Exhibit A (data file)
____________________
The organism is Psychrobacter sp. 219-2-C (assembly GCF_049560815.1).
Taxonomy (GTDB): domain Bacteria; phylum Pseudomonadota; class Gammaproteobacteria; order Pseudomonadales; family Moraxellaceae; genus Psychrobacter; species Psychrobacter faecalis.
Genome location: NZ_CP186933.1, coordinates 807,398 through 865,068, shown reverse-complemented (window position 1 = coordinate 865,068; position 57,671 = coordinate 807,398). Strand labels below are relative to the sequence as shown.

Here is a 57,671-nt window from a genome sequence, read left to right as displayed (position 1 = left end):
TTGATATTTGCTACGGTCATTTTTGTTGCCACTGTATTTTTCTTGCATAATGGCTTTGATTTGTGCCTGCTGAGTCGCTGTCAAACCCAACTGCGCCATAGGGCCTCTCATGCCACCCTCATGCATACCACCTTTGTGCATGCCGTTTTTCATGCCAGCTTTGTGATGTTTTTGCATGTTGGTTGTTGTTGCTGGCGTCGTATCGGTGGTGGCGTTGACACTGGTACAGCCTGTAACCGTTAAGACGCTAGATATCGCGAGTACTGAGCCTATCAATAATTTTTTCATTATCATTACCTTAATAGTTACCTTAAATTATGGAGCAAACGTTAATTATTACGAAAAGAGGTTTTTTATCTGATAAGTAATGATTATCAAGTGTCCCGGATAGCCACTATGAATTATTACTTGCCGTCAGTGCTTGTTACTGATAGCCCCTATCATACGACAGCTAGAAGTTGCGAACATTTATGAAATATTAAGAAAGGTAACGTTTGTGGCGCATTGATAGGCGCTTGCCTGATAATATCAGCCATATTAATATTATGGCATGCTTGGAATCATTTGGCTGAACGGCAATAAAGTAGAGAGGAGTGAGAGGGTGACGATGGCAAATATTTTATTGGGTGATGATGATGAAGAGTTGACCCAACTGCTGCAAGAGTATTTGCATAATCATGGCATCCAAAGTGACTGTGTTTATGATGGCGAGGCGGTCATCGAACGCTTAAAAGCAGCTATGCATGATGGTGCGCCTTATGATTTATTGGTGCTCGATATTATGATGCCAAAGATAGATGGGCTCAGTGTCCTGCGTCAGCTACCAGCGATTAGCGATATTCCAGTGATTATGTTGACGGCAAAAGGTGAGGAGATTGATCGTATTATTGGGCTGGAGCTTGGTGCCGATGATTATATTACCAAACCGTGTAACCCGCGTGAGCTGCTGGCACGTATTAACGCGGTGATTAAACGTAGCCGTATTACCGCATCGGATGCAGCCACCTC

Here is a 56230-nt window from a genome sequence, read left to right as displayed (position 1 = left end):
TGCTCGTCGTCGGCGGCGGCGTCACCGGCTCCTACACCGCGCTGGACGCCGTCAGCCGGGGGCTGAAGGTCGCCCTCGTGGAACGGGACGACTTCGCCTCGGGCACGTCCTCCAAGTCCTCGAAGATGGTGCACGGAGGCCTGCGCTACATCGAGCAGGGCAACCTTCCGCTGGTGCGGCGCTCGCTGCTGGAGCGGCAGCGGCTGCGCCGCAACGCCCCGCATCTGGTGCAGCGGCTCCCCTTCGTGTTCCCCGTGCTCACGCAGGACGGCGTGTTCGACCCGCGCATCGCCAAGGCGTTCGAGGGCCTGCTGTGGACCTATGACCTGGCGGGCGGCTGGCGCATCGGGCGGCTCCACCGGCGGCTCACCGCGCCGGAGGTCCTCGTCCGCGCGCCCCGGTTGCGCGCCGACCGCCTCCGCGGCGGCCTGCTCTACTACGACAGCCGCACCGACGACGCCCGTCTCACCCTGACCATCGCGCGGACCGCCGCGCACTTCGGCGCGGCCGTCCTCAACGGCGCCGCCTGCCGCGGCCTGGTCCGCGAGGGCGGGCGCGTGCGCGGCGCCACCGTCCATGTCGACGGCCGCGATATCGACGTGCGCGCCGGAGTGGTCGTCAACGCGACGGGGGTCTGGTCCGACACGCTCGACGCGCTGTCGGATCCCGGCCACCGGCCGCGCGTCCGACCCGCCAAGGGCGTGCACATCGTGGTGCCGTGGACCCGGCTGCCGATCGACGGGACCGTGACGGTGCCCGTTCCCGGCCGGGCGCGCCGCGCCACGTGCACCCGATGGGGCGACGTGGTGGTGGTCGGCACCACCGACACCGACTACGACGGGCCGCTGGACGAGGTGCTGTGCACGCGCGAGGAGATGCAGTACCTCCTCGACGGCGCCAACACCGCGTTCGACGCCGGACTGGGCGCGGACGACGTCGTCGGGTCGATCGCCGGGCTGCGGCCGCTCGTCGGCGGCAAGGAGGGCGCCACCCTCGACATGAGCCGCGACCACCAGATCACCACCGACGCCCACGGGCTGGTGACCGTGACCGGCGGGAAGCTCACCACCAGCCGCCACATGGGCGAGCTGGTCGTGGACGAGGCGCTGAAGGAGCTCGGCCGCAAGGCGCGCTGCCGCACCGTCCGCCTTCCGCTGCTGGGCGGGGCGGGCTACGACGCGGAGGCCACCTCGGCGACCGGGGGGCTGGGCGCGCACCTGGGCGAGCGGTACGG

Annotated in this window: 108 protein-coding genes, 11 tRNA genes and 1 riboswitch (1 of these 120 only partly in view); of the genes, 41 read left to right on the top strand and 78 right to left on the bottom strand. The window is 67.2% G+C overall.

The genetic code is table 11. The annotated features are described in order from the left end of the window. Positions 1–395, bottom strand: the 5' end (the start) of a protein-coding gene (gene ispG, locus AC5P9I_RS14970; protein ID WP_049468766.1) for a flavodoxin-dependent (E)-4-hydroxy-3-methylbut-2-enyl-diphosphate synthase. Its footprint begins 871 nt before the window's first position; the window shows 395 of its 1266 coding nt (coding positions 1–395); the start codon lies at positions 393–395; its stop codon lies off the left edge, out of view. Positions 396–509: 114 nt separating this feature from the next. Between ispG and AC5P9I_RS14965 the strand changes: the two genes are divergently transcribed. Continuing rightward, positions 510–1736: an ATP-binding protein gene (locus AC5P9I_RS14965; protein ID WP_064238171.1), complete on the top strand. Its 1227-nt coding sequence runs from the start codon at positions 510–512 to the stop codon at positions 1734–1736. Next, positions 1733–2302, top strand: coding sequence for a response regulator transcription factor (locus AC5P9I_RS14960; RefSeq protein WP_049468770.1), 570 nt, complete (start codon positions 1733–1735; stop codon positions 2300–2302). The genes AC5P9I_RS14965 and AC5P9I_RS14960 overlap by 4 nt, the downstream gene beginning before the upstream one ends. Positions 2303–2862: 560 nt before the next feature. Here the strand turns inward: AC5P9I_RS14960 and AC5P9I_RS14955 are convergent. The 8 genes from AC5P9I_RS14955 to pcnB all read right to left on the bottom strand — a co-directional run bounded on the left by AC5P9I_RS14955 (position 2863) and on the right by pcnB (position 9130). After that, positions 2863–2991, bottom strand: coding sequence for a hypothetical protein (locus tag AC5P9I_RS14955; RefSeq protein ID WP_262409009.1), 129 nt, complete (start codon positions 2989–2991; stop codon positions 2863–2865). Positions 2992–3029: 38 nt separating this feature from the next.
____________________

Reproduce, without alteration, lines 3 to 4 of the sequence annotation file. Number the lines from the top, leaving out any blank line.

Genome location: NZ_CP186933.1, coordinates 807,398 through 865,068, shown reverse-complemented (window position 1 = coordinate 865,068; position 57,671 = coordinate 807,398). Strand labels below are relative to the sequence as shown.

Here is a 57,671-nt window from a genome sequence, read left to right as displayed (position 1 = left end):